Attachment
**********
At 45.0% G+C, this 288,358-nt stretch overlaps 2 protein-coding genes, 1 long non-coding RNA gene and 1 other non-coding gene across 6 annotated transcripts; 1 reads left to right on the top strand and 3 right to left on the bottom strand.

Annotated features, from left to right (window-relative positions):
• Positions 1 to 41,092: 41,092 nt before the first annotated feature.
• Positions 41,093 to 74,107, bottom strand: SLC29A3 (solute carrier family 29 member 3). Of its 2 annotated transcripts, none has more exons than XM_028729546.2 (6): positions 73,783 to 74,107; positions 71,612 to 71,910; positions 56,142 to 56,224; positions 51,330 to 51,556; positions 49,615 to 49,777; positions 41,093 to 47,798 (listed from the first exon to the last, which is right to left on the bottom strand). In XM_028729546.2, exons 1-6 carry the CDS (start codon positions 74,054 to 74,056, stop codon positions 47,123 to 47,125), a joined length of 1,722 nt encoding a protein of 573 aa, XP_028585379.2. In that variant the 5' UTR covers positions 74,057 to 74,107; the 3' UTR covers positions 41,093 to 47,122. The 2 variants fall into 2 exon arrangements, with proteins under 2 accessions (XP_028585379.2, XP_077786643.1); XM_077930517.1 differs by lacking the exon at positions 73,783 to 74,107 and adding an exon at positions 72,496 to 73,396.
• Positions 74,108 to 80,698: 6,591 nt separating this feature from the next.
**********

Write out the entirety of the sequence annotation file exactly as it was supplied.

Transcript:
At 45.0% G+C, this 288,358-nt stretch overlaps 2 protein-coding genes, 1 long non-coding RNA gene and 1 other non-coding gene across 6 annotated transcripts; 1 reads left to right on the top strand and 3 right to left on the bottom strand.

Annotated features, from left to right (window-relative positions):
• Positions 1 to 41,092: 41,092 nt before the first annotated feature.
• Positions 41,093 to 74,107, bottom strand: SLC29A3 (solute carrier family 29 member 3). Of its 2 annotated transcripts, none has more exons than XM_028729546.2 (6): positions 73,783 to 74,107; positions 71,612 to 71,910; positions 56,142 to 56,224; positions 51,330 to 51,556; positions 49,615 to 49,777; positions 41,093 to 47,798 (listed from the first exon to the last, which is right to left on the bottom strand). In XM_028729546.2, exons 1-6 carry the CDS (start codon positions 74,054 to 74,056, stop codon positions 47,123 to 47,125), a joined length of 1,722 nt encoding a protein of 573 aa, XP_028585379.2. In that variant the 5' UTR covers positions 74,057 to 74,107; the 3' UTR covers positions 41,093 to 47,122. The 2 variants fall into 2 exon arrangements, with proteins under 2 accessions (XP_028585379.2, XP_077786643.1); XM_077930517.1 differs by lacking the exon at positions 73,783 to 74,107 and adding an exon at positions 72,496 to 73,396.
• Positions 74,108 to 80,698: 6,591 nt separating this feature from the next.